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At least 15 killed in violence around Nigeria's Jos town

posted 31 Jan 2011, 10:11 by Sam Mbale   [ updated 31 Jan 2011, 10:13 ]

At least 15 people were killed in weekend violence around Nigeria's central town of Jos, police have said.

Youths dragged people from their cars and murdered them at illegal roadblocks in central Nigeria over the weekend (January 29-30), while rioters burned fuel stations and homes in the latest clashes between Christian and Muslim gangs.

Youths from the mostly Christian Berom ethnic group set up the roadblocks on Saturday (January 29) at Gada Biu, on the edge of the city of Jos, stopping vehicles and pulling out people they believed to be Muslims, witnesses said.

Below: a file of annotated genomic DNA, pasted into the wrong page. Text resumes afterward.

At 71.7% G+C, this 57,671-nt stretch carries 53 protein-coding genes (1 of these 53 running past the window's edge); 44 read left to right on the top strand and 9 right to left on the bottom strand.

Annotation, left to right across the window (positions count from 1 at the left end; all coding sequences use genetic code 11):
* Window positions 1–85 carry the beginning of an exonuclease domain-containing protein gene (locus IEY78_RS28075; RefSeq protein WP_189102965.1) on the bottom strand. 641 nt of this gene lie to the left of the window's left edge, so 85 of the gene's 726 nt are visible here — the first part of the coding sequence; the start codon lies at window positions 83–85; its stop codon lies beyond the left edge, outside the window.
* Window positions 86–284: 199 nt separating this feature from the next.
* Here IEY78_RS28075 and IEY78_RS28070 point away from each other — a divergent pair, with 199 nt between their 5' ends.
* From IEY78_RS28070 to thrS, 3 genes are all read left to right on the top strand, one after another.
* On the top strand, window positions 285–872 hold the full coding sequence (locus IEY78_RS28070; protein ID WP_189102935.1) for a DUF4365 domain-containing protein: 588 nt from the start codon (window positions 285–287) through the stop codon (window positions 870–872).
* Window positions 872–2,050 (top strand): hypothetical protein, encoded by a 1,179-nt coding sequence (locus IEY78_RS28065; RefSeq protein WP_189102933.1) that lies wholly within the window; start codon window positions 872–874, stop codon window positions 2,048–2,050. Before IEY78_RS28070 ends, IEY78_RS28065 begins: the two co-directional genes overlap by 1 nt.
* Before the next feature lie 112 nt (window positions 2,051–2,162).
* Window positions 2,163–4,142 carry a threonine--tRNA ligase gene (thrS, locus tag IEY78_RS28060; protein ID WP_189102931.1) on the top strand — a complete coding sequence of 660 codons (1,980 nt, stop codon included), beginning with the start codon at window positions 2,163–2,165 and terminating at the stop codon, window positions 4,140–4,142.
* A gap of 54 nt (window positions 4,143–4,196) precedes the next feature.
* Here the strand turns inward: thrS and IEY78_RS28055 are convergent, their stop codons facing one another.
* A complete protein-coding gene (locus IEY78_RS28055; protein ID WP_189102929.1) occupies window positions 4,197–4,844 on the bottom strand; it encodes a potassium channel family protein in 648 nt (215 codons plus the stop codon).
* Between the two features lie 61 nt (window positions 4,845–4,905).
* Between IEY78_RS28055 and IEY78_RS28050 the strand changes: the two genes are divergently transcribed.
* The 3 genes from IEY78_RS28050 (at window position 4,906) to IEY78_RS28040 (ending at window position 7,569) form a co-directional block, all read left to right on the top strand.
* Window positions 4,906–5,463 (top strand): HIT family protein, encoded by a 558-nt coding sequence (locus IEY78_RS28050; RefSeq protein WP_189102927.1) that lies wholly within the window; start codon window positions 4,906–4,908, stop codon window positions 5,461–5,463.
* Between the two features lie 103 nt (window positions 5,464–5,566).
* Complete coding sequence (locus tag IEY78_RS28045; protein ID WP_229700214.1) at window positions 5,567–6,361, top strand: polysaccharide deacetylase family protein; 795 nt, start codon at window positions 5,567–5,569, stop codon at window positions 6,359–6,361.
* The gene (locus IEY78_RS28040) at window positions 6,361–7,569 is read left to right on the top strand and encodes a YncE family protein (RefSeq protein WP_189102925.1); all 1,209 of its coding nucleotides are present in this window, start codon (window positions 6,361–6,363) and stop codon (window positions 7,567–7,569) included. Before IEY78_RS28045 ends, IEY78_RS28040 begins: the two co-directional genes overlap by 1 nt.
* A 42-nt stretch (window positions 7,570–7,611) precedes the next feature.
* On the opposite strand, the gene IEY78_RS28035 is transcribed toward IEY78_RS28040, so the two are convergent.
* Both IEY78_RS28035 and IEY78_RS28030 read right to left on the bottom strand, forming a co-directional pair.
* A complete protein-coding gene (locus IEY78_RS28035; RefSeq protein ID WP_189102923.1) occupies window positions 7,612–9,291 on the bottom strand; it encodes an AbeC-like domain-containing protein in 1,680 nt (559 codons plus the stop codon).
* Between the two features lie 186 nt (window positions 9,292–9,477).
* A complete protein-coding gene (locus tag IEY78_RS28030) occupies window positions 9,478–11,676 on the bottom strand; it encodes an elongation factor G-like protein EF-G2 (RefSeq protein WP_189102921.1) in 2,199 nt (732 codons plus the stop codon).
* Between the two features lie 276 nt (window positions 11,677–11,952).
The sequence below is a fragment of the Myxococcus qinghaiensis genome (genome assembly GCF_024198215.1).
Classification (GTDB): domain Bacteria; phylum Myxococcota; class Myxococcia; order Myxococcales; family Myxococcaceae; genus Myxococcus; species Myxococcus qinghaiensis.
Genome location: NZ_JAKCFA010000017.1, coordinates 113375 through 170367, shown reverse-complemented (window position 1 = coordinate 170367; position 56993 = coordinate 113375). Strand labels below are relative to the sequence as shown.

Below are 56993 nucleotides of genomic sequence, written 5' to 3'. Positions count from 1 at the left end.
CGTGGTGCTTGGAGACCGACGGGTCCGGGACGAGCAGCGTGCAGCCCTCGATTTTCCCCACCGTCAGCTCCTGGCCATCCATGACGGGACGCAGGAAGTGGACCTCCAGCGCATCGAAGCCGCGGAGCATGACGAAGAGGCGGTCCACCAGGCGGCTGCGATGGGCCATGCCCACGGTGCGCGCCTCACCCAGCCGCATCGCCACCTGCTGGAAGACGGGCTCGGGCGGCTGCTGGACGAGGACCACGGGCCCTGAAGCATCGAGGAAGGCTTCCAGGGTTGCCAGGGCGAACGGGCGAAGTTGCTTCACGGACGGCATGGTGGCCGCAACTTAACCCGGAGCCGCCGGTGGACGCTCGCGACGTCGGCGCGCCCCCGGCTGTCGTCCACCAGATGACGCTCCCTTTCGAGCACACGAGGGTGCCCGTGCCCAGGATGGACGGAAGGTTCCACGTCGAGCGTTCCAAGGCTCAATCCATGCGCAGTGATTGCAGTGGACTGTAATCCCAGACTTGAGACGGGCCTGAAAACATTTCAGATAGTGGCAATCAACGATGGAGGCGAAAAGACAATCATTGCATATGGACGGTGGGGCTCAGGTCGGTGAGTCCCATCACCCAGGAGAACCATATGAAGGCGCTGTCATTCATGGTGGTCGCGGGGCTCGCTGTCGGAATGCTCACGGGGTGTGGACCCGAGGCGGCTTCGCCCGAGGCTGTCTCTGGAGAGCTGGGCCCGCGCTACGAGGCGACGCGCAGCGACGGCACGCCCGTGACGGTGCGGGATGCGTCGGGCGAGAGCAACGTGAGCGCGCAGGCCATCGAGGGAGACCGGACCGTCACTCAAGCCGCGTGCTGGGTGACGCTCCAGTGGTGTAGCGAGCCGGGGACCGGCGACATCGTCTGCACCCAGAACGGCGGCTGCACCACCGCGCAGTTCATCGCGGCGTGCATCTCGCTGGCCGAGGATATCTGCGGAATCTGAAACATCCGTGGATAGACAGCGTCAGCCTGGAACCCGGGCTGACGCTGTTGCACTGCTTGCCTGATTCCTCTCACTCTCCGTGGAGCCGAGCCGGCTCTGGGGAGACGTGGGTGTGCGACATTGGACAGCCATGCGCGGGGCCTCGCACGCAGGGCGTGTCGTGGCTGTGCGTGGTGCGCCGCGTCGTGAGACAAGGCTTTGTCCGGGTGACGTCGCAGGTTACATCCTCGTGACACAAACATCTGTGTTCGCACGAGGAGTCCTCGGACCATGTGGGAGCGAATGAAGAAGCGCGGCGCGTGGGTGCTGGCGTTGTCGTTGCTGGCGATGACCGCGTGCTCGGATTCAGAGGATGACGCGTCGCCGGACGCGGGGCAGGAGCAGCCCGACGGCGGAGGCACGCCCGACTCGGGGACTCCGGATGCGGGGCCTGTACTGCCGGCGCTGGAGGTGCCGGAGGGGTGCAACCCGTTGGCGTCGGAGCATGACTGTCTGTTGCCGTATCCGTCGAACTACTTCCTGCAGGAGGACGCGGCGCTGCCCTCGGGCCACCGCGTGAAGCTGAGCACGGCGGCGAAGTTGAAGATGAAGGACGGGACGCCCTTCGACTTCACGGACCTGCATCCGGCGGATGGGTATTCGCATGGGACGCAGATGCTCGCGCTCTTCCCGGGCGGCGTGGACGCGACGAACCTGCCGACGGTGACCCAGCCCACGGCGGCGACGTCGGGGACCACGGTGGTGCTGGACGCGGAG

One witness, who asked not to be named, said he had counted 15 bodies, although the security forces could not confirm this.

The latest burst of violence in Plateau state, where an estimated 200 people have been killed in ethnic and religious clashes over the past month, was triggered when Muslim youths attended a burial ceremony near a Christian village on Friday (January 28).

Soldiers opened fire to try to quell fighting that ensued between rival mobs of students.

Reports on Saturday that some of the students had died in hospital triggered rioting, with youths setting up the roadblocks and protesters burning two fuel stations, a college and vehicles in the Farin Gada area of Jos, police said.

There have been almost daily clashes between Christian and Muslim mobs in villages around Jos, the capital of Plateau state, since a series of bombs were detonated during Christmas Eve celebrations a month ago, killing scores of people.

The tension in central Nigeria's "Middle Belt" is rooted in decades of resentment between indigenous groups, mostly Christian or animist, who are vying for control of fertile farmlands and for economic and political power with migrants and settlers from the Muslim north.